That's why it's so important to leave post-activity comments. It's your chance as an athlete to help your coach by providing context to a ride. You don't have to write much - at bare minimum including how a workout felt (that was hard/easy/between the two) and anything else that may be going on that had an impact on your performance (weather, hydration, nutrition, self-talk, stressors, etc.). 

Help me, help you.

Help us, help you. 

If you want to get the most out of your coach/athlete relationship, then the more you put into your training and feedback, the more we as coaches can help. Fill out your race calendar, include work or life events that are coming up, above all - communicate this with your coach. 

Figuring out how to communicate best with your coach and establishing that trust can take time. I have some athletes who I only use the TrainingPeaks app comments, others who mainly text, some who prefer a phone call (even if it's under 5 minutes), and some who like to post their stories on Instagram. Any and ALL of these methods work for me. I want to know about the outside factors in your life that are affecting how you train and race because a happy racer is a fast racer.

"Hey! See, that's the difference between us. You think we're fighting and I think we're finally talking!" 

For those who struggle to come up with post-activity comments, here's a list to get you started. Being an observer of what you experience will help you get the most out of your training.

- How did the ride go? What did it feel like? Was it hard or easy? Was there anything about the workout that surprised you? Is there any area that you felt you could improve on? Do you have any questions for your coach about the specifics of the workout or want to know why you're doing what you're doing? 

- Was weather a factor? How was your hydration and/or nutrition? What about your self-talk? Is your bike functioning properly? Is there anything going on at home or at work? 

Sure you may have hired your coach to help you with your cycling, but we're also part sports psychologists and want to help in whatever way we can. Chances are you'll be even more motivated and inspired to complete a workout if you know your coach genuinely cares. And yes, we care deeply.

 

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Head Space

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Head Space

Written by ALP Coaches Alison Powers, Patricia Schwager and Jennifer Sharp

In order to reach peak performance during competition, our bodies and minds need to be prepared and ready. What goes on between our ears leading up to the competition and during competition can make or break the result. 

In December, ALP Coach, Jennifer Sharp wrote about the importance of having a solid mental game leading into a big event (link to that blog post here). She described the things she worked on and prepared for in order to win a World Track Championship. All of her preparation lead her to having an ideal Head Space during competition. What makes race day "Head Space" so interesting is that it's different for everyone. Some athletes like to be quiet and focus on the start line while others prefer to chitchat with teammates or the competition for distraction. No matter where you fall between being focused and chitchatting, it's important to realize what you need to perform your best and to be able to repeat it at each competition.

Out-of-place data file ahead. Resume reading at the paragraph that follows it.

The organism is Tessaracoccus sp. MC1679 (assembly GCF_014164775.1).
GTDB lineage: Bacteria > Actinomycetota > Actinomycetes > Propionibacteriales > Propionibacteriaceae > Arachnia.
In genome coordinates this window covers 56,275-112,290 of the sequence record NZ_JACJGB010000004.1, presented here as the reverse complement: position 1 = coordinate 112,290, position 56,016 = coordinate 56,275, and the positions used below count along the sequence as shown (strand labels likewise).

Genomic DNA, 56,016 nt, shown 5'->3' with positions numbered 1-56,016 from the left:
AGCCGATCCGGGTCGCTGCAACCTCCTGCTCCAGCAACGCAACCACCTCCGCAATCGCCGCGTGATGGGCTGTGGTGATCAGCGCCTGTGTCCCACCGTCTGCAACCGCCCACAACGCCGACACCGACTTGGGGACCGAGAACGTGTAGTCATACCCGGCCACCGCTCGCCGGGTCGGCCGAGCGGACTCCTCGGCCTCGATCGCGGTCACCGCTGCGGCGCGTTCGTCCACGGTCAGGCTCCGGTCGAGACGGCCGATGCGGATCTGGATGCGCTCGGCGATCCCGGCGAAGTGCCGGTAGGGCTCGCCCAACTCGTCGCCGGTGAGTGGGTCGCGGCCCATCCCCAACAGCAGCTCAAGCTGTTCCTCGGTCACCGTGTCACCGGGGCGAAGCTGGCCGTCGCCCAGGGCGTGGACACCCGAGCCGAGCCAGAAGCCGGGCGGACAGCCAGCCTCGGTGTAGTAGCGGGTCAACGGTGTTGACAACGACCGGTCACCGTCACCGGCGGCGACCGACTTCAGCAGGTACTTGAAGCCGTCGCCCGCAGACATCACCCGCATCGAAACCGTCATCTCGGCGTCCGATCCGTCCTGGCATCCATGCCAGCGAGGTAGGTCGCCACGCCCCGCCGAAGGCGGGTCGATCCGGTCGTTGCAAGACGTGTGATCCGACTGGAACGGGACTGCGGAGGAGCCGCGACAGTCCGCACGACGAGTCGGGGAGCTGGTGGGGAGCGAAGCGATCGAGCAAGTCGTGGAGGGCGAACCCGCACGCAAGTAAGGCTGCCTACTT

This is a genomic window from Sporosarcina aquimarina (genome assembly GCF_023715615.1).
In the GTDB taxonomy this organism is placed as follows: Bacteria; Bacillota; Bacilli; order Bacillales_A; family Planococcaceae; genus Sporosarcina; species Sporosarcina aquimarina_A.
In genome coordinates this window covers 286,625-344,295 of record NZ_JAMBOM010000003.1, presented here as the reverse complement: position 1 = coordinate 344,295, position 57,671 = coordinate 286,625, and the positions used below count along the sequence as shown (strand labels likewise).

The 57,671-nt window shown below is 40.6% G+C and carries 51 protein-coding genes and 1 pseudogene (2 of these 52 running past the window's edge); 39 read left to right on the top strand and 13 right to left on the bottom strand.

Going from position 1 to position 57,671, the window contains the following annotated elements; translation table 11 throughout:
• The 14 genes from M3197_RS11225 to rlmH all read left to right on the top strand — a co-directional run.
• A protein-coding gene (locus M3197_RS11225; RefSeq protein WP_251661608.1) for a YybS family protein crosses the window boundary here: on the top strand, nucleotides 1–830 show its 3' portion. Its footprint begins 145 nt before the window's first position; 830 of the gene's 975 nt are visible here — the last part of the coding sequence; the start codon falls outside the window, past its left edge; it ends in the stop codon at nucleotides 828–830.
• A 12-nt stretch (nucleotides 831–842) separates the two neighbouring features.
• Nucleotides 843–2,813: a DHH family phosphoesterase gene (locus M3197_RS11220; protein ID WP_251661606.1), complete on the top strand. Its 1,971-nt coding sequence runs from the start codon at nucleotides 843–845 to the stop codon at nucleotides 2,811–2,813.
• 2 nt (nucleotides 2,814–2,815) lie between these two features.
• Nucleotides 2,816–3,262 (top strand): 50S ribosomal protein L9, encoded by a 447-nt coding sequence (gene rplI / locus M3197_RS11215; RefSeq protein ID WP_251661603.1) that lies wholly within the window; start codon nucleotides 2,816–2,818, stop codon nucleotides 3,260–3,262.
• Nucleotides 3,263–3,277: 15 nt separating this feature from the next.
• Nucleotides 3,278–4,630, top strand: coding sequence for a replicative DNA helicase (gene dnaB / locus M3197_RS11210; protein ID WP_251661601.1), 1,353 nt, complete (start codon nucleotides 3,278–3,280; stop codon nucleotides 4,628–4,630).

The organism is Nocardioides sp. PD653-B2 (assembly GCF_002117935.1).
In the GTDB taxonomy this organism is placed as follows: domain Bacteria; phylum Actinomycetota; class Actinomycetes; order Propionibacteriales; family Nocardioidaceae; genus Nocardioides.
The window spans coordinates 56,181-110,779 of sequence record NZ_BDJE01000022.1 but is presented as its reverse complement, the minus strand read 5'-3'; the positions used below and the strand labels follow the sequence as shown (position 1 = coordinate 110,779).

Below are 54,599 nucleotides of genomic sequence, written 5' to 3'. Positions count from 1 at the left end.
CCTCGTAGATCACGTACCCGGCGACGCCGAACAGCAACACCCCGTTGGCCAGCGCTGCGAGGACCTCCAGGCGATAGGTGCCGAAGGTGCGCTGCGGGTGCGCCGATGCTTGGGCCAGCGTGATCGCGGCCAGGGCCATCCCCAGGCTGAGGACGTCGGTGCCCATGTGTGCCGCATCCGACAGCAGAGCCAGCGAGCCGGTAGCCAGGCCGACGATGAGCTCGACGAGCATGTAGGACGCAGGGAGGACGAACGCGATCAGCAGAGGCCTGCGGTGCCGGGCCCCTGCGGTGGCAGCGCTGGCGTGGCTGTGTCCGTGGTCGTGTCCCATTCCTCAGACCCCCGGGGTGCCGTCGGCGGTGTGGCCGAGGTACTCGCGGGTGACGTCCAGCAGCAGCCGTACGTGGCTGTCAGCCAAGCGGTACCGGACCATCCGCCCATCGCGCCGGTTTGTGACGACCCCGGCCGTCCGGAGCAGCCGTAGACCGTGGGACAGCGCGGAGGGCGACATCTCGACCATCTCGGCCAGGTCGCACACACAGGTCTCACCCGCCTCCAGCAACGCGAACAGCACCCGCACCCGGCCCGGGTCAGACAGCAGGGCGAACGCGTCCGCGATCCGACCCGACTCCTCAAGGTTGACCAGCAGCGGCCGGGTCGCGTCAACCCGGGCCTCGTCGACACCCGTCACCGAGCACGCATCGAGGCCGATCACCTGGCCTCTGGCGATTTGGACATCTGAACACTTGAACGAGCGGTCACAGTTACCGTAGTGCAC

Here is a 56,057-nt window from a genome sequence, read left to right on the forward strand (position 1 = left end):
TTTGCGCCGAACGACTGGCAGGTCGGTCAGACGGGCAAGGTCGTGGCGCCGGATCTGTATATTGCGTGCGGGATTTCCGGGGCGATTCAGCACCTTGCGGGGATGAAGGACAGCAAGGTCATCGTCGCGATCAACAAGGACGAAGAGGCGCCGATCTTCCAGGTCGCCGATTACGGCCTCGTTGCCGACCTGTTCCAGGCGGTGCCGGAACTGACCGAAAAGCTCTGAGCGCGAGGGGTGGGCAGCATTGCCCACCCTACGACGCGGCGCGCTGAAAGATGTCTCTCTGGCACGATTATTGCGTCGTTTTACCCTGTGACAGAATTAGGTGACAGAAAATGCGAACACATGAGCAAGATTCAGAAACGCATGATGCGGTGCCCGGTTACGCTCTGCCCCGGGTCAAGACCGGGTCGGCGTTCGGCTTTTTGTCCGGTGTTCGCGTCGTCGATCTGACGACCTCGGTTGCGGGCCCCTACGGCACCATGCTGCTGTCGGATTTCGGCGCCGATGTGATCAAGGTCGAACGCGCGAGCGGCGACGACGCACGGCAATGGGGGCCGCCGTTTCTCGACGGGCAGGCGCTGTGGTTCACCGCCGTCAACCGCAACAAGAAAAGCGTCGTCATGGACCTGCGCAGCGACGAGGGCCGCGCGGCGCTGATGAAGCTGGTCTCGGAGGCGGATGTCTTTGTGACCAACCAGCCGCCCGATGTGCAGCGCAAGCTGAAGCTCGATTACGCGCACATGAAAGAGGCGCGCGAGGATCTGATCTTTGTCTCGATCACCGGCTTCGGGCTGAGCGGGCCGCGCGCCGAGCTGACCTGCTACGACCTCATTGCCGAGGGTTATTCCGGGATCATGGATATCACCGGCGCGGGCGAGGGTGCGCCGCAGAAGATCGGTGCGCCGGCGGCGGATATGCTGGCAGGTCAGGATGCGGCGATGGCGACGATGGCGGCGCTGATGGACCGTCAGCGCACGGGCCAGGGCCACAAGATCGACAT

Here, are 3 opinions on race day Head Space and how it was achieved day in and day out. 

Being in The Zone by Alison Powers

I grew up ski racing and as a ski racer, my mental game had to be strong. Our races were rarely longer than 95sec, and with speeds up to 80mph, any mistake that was made could ruin your chance at a good result and/or your season with an injury. During a race run, there was no time to think about anything other than executing a great run. Any distracting or negative thoughts could send you into the fence.  Because of this, a lot of my time training was spent on mental training learning to find and stay in The Zone- "Being in the Zone is arguably the most perfect state to work from. It is a state where your awareness of time almost disappears and you are one with what you do. Although this perfect harmony usually feels effortless, it is the mental state where we produce our greatest results. So you could say flow is the state where peak performance happens. If we could willingly get into The Zone, or flow state as it's also called, especially among athletes, we could use this great state anytime we would want to produce something outstanding."  http://www.myrkothum.com/flow-into-the-zone/

I brought this intense focus and mental game to bike racing. I would memorize every race course and/or critical moment of a race (positioning going into a climb, last 4 laps of a criterium, the final sprint, technical corners and descents, etc) and, in my Zone head space, I could execute what needed to be done for either the team or for myself. It didn't matter how my body felt or how tired my legs were. In the Zone state, I could read the race, execute the team plan, and it seemed effortless and easy. 

 In the Zone at the start of the 2013 Criterium National Championships. 90min later, I won the race.